Veteran cartoonist, columnist and political activist Rajinder Puri died on Sunday night after a brief illness. His friends and family said Puri, who was the founding General Secretary of the Janata Party in 1977, had died peacefully in his sleep.
Born in 1934 in modern-day Karachi, Puri was known for his incisive and critical political cartooning. A close friend said, “He belonged to the great tradition of political cartooning that critiqued and assessed political events through amazing perception.”
Apart from working with the Hindustan Times and The Statesman, Puri had also drawn cartoons briefly for The Guardian in London and The Glasgow Herald.
“At the time, he was working for the Hindustan Times and on more than one occasion, then Prime Minister Indira Gandhi had complained to JRD Tata about his caricatures. He was possibly the most powerful political cartoonist of the time,” a close friend said.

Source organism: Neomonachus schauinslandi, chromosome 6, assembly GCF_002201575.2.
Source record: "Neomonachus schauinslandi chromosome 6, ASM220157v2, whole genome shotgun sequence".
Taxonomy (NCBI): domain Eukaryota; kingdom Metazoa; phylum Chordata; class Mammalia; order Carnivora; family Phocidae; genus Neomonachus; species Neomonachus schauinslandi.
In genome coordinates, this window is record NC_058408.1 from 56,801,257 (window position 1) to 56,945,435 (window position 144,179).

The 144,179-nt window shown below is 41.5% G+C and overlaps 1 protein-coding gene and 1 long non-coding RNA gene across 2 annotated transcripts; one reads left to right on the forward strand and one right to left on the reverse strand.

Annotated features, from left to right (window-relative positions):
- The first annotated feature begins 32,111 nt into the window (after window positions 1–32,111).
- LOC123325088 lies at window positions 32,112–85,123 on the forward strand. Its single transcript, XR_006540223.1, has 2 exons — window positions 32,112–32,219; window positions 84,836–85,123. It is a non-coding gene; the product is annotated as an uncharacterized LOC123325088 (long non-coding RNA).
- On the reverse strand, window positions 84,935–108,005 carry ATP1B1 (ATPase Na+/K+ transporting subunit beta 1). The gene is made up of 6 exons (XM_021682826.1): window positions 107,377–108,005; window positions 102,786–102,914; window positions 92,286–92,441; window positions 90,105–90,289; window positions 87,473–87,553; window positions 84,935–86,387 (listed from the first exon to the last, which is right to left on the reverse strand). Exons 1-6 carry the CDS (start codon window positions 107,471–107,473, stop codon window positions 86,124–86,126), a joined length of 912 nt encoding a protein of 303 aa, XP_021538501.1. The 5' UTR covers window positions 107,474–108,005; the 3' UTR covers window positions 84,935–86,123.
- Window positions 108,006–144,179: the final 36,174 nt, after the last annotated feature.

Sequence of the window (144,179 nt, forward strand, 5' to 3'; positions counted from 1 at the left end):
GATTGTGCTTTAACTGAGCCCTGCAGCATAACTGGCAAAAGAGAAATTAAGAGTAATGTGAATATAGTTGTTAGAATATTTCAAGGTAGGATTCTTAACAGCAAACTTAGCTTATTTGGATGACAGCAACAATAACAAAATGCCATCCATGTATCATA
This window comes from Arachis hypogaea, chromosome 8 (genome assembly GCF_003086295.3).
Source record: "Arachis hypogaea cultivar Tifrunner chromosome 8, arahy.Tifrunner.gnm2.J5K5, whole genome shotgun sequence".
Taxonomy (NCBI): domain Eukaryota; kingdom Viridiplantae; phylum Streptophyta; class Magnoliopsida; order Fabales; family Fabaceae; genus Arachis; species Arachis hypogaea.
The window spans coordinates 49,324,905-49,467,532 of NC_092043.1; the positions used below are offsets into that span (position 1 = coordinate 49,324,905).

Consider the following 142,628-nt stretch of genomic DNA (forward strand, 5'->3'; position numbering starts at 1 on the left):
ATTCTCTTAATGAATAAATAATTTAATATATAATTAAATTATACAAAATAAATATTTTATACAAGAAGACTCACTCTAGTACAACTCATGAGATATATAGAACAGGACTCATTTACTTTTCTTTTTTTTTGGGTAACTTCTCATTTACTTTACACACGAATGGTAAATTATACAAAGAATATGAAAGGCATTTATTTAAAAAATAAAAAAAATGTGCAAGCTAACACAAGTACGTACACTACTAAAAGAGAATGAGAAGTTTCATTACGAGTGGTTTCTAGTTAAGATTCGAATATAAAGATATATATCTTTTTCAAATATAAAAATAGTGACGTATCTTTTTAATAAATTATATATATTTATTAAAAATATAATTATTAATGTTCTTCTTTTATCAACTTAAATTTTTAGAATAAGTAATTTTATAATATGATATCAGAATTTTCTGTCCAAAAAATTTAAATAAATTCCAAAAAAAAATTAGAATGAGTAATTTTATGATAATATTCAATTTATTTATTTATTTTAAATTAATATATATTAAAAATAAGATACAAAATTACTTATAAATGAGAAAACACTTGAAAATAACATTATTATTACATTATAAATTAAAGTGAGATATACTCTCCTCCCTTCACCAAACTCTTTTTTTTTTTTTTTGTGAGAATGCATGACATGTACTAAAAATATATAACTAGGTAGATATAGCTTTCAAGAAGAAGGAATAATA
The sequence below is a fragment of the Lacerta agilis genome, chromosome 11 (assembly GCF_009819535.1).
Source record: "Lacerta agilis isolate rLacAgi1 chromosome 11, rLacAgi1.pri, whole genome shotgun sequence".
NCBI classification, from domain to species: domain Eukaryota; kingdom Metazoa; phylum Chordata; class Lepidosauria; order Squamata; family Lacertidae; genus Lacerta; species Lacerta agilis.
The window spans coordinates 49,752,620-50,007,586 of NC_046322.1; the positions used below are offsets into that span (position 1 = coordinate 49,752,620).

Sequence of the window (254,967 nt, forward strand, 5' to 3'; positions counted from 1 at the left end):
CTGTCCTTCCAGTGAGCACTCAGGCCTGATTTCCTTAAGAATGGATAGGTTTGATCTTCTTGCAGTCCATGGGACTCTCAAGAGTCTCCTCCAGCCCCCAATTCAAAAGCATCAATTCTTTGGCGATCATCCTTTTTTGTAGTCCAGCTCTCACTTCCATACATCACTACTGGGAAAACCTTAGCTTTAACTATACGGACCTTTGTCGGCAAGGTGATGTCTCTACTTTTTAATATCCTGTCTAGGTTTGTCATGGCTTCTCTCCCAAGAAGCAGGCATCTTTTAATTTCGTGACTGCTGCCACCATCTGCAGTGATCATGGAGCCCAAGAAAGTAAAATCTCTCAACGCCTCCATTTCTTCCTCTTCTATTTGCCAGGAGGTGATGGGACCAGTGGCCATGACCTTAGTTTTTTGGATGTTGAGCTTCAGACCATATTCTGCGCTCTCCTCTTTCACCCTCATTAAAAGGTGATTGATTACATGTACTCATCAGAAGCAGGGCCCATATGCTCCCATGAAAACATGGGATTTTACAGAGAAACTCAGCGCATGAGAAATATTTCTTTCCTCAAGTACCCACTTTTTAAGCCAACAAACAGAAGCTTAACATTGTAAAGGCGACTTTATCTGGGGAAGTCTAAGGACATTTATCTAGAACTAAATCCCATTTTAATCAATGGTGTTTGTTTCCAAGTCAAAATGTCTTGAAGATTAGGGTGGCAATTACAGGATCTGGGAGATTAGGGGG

His friends and former colleagues described him as a journalist who was not only incorruptible, but also always willing to lend an ear to young journalists.
“One would find him sitting regularly at his table at the Indian International Centre. Earlier, he’d sit at the Embassy Restaurant surrounded by young journalists. He would always be willing to listen to young journalists and help them in whatever way he could,” a former colleague said.
A fierce critic of the Emergency declared by Indira Gandhi, Puri was the founding General Secretary of the Janata Party. Later he became the founder General Secretary of Lok Dal, but hadn’t been attached to a political party since 1988.
“He felt that to change the political reality, he needed to be within the system to a certain extent. But later, he became disillusioned and realised that he did not fit in in the world of politics,” Ravindra Kumar, editor and managing director of The Statesman, said.
Puri’s friends said his funeral service will be held at Lodhi Crematorium at 2 pm on Tuesday.